Philadelphia July 6th. 1798—
I thank you for this address, agreed on in convention assembled, and presented to me by Mr. [Hilhouse] one of your Senators in Congress.
Your affectionate attachment to the Laws and constituted authorities of the Government under which you live is, at once a demonstration of candor moderation and liberality in yourselves and in those Laws and Authorities—
Although Affairs of State, as such, are never the subject of your discussion, yet it is impossible for you at some times to discuss the subject of your church without discussing those of the State, or to explain the duties of Men and christians without inculcating those of citizens.
It is not in your power to bestow an higher eulogium on the Government of your country, than by this explicit acknowledgment of the grateful Sense you entertain of the numerous blessings of civil and religious Liberty which you enjoy—May you and your posterity ever enjoy them, and freely as you have received, may you freely give!—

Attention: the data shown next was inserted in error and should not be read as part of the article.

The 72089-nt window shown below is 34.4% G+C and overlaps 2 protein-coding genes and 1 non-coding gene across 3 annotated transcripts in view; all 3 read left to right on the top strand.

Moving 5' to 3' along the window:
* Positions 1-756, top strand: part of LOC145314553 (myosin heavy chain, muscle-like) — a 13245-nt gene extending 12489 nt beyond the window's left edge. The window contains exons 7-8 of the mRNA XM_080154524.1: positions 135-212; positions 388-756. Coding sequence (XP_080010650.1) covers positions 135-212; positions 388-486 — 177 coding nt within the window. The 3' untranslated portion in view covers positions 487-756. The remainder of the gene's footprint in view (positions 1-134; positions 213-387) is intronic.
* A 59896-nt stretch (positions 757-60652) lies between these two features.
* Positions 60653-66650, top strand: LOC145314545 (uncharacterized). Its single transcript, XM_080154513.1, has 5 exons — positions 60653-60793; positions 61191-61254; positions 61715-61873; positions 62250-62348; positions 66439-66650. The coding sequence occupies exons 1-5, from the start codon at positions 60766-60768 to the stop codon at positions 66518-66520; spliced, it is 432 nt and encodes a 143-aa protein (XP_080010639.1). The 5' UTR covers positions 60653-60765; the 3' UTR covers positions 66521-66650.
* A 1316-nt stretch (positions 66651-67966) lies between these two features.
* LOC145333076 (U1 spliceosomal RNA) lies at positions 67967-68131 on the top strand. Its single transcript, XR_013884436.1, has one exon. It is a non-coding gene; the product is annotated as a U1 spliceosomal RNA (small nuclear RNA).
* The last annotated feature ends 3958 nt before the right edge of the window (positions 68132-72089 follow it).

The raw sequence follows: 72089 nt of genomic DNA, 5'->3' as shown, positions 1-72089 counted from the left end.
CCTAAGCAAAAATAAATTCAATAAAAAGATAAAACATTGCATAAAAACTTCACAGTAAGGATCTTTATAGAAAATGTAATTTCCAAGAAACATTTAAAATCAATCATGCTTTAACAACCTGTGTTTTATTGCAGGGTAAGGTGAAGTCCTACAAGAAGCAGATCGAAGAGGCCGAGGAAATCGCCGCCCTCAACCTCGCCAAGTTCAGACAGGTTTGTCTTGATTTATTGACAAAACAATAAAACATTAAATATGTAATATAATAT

Your endeavours to pro[. . .] promote lenity of opinion, respect for this Laws and reverence for all in authority, are in character. And your prayers to Almighty God, beseeching him so to direct and dispose the hearts of all Christian rulers, that they may truly and impartially administer Justice to the punishment of wickedness and Vice, and to the maintenance of [true] religion and Virtue I sincerely hope and believe will avail much—
NHi: William Smith Papers.